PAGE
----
•  Have you ever gone to church, gatherings, etc. that were meant for couples over and over alone because your loved one is recovering from a bad seizure the day before?
  •  Have you ever not been able to drive to your child's sporting even that he/she loves because you can't afford the gas money?
  •  Have you ever watched your child be the patient during a full code in a hospital room?  (and contrary to the belief of a few I do NOT enjoy it!)
  •  Have you ever put off appointment after appointment thinking it would fit into the next check's budget?
  •  Have you ever held your spouse as he/she cried at night because "this isn't how it's supposed to be...  I'm supposed to be able to work and support you"

I could go on and on....  this is only a list of a FEW of the things that I HAVE done over and over again over the last few years (and some even the last few days!).  But I do still wake up and give thanks for the food on our table, the roof over our heads, and every breath that we take!  And I do still give thanks that I have my husband by my side.  I love my family more than anything and I will keep pushing forward each and every day, come what may!

So unless you've walked a day in my shoes...  please don't judge me for having a bad day.

OK...  off my soapbox now.

Want to know how to help or follow updates on Michael....  click HERE.

Friday, August 14, 2015

17 Years Ago Today.....

(Chase MacKenzie at 1 Year Old)

Chase turns 17 years old today, at 12:25pm Eastern time to be precise! What a day that was for all of us. Grandma and Grandpa Casto made the drive to Bloomington for your birth - we were so glad they were there!

Chase was determined to be born that day regardless of the planned c-section! I woke up that morning and went into labor before we even left for the hospital. Created quite the stir when we got to the hospital considering I HAD to have a c-section! Little did we know that was just the beginning of the day's chaos.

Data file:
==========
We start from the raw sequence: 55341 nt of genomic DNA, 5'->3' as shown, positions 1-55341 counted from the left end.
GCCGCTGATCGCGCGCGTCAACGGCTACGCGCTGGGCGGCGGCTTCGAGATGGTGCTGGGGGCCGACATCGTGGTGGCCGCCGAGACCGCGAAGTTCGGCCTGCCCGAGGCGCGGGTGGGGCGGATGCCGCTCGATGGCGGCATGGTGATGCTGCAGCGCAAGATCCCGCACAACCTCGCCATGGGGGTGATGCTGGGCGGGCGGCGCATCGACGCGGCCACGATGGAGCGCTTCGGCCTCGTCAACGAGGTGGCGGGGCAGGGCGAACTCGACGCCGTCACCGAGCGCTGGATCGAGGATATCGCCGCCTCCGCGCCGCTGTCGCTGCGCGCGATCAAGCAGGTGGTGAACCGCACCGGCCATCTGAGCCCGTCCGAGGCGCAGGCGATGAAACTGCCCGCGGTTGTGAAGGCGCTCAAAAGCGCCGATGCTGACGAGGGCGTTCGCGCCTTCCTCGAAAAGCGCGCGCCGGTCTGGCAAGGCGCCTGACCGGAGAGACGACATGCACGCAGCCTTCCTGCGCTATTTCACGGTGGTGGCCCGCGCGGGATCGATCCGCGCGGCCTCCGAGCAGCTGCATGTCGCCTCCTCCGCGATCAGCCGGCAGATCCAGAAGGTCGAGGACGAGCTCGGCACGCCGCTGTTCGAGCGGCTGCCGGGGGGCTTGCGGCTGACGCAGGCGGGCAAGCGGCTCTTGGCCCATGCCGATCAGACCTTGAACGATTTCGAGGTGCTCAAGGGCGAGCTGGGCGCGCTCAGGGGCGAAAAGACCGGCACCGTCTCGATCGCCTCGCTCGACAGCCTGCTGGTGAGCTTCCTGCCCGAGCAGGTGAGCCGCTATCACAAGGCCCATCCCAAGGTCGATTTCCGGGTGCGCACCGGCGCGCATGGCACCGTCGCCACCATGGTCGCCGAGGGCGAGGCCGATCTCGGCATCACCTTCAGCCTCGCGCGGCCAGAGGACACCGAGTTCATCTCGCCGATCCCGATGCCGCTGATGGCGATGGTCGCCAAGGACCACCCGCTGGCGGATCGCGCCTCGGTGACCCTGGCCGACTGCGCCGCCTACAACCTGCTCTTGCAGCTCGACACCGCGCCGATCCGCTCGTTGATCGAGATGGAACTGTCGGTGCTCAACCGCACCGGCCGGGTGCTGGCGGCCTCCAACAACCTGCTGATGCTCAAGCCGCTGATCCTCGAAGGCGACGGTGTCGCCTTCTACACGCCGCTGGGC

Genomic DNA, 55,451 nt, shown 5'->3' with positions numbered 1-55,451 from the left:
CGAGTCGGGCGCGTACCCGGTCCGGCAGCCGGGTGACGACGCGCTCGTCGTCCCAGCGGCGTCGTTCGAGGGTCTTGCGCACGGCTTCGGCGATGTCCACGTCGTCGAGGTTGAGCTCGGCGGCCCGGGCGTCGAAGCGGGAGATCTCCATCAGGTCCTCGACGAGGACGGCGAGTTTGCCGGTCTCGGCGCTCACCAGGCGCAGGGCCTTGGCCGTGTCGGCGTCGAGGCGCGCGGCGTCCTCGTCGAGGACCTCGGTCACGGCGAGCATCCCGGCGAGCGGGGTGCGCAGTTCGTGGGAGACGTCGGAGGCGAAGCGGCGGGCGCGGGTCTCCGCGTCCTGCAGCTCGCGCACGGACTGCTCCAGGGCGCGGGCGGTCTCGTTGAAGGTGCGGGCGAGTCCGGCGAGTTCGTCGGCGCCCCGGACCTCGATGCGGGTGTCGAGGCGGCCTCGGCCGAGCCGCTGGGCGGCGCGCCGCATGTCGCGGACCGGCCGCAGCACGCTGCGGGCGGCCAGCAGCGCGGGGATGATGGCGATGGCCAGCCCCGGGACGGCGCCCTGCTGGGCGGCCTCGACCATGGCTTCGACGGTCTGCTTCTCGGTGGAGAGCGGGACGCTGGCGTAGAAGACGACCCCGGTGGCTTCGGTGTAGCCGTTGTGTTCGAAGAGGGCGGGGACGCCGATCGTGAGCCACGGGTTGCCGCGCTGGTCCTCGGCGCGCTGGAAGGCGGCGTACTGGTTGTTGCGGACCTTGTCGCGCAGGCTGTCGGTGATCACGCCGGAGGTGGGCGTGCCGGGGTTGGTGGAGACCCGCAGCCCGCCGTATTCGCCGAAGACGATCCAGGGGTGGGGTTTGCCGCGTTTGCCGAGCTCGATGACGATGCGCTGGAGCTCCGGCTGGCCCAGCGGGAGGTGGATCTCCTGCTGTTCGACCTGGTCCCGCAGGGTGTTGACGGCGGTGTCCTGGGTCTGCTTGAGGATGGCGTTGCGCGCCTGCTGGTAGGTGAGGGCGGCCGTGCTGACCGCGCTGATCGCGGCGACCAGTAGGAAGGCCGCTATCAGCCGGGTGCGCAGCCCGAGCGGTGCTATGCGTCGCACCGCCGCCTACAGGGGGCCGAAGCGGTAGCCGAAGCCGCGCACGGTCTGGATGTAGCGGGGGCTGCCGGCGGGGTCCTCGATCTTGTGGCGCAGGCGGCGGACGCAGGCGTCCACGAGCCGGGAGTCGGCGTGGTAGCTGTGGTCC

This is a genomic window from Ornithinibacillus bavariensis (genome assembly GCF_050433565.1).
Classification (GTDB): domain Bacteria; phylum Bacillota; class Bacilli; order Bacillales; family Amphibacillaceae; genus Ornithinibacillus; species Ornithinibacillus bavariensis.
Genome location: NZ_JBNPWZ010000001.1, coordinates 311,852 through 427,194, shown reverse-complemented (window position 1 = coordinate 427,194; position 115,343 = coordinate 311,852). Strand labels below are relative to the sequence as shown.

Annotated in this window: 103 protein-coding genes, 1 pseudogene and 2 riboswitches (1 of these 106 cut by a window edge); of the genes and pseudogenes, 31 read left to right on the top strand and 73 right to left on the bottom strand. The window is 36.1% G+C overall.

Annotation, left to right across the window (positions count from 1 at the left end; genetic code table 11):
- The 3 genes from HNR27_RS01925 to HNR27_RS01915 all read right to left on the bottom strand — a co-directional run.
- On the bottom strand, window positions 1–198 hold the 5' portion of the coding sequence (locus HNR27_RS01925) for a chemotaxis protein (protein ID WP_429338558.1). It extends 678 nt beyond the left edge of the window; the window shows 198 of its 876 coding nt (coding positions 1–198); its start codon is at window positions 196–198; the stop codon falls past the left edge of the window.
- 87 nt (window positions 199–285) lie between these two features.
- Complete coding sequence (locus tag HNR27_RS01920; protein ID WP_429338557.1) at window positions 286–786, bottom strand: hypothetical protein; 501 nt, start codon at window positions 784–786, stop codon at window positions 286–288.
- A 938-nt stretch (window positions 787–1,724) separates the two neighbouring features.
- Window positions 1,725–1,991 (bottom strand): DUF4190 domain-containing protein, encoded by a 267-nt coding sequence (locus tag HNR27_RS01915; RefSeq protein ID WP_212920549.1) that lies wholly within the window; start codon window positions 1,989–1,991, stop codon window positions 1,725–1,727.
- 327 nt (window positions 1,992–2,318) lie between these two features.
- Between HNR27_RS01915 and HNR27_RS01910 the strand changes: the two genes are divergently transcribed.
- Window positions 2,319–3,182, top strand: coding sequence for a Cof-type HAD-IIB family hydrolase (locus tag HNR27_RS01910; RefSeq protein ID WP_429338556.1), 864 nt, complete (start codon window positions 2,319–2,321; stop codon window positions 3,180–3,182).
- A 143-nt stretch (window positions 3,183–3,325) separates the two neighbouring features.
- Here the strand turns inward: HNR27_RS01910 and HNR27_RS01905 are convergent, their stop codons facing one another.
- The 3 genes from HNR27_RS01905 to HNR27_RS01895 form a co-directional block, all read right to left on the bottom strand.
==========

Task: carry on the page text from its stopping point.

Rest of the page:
After all 9 pounds 6 ounces of Chase was delivered via c-section things got pretty ugly for a while. I remember being in the recovery room and Mike being with me. Then all the nurses scurrying around, Mike being pushed out of the room, and then rushing me back into surgery. At one point, after losing several pints of blood, the nurse went out to tell Mike and my parents I was bleeding bad and they weren't able to stop it - the outcome was looking very grim. Fortunately, by the power of God, they were wrong.

I don't remember anything after recovery until the next day when I was told what happened. Mike looked at me with tears in his eyes saying I scared them all and I was never to do that again. He was terrified of losing me and being a single father of 3.

I spent the next week in the hospital and have enjoyed every minute of watching Chase grow up! He's struggled with more medical problems than any child should have to endure, yet is always smiling from ear-to-ear!

Chase - you bring so much joy to our lives! We're so very proud of how far you've come and we know that you will continue to reach for the stars!

We love you Buddy!

Mom and Dad

Wednesday, June 3, 2015

27 Years, My Angel

Let's begin by establishing the facts:
     1) The couple pictured above met 27 years ago today.
     2) The woman pictured above is an actual earthbound angel.
     3) Her 27 year relationship with the man pictured above is all the evidence required for point 2.